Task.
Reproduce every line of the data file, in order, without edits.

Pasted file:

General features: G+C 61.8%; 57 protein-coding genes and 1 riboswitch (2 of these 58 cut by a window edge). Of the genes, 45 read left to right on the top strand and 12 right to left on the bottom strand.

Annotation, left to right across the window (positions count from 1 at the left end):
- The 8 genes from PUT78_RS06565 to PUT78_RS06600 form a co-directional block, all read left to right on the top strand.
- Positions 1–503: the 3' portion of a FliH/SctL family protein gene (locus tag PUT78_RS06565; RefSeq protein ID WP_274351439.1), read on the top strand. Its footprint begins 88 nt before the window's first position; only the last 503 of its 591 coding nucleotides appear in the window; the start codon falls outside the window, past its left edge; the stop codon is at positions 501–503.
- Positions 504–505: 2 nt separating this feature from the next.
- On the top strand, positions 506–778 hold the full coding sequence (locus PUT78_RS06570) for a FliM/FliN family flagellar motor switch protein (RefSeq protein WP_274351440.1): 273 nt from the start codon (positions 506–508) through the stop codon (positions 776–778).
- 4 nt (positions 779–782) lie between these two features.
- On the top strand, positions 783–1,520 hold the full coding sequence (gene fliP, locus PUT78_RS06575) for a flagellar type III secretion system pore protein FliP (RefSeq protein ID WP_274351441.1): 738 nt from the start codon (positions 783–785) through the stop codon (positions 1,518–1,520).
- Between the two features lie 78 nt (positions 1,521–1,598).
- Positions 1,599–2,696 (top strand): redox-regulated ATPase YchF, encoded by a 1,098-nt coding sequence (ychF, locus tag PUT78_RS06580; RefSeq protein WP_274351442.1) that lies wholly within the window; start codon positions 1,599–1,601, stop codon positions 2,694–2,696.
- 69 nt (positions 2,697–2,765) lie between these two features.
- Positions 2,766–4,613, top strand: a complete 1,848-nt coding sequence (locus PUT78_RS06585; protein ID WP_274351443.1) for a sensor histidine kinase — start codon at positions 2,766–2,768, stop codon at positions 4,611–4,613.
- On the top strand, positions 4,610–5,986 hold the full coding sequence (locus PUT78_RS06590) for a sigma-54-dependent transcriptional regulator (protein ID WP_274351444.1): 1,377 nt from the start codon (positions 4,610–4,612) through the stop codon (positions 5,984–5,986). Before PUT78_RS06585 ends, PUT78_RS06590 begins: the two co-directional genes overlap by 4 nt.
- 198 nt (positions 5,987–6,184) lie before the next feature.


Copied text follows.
General features: G+C 61.8%; 57 protein-coding genes and 1 riboswitch (2 of these 58 cut by a window edge). Of the genes, 45 read left to right on the top strand and 12 right to left on the bottom strand.

Annotation, left to right across the window (positions count from 1 at the left end):
- The 8 genes from PUT78_RS06565 to PUT78_RS06600 form a co-directional block, all read left to right on the top strand.
- Positions 1–503: the 3' portion of a FliH/SctL family protein gene (locus tag PUT78_RS06565; RefSeq protein ID WP_274351439.1), read on the top strand. Its footprint begins 88 nt before the window's first position; only the last 503 of its 591 coding nucleotides appear in the window; the start codon falls outside the window, past its left edge; the stop codon is at positions 501–503.
- Positions 504–505: 2 nt separating this feature from the next.
- On the top strand, positions 506–778 hold the full coding sequence (locus PUT78_RS06570) for a FliM/FliN family flagellar motor switch protein (RefSeq protein WP_274351440.1): 273 nt from the start codon (positions 506–508) through the stop codon (positions 776–778).
- 4 nt (positions 779–782) lie between these two features.
- On the top strand, positions 783–1,520 hold the full coding sequence (gene fliP, locus PUT78_RS06575) for a flagellar type III secretion system pore protein FliP (RefSeq protein ID WP_274351441.1): 738 nt from the start codon (positions 783–785) through the stop codon (positions 1,518–1,520).
- Between the two features lie 78 nt (positions 1,521–1,598).
- Positions 1,599–2,696 (top strand): redox-regulated ATPase YchF, encoded by a 1,098-nt coding sequence (ychF, locus tag PUT78_RS06580; RefSeq protein WP_274351442.1) that lies wholly within the window; start codon positions 1,599–1,601, stop codon positions 2,694–2,696.
- 69 nt (positions 2,697–2,765) lie between these two features.
- Positions 2,766–4,613, top strand: a complete 1,848-nt coding sequence (locus PUT78_RS06585; protein ID WP_274351443.1) for a sensor histidine kinase — start codon at positions 2,766–2,768, stop codon at positions 4,611–4,613.
- On the top strand, positions 4,610–5,986 hold the full coding sequence (locus PUT78_RS06590) for a sigma-54-dependent transcriptional regulator (protein ID WP_274351444.1): 1,377 nt from the start codon (positions 4,610–4,612) through the stop codon (positions 5,984–5,986). Before PUT78_RS06585 ends, PUT78_RS06590 begins: the two co-directional genes overlap by 4 nt.
- 198 nt (positions 5,987–6,184) lie before the next feature.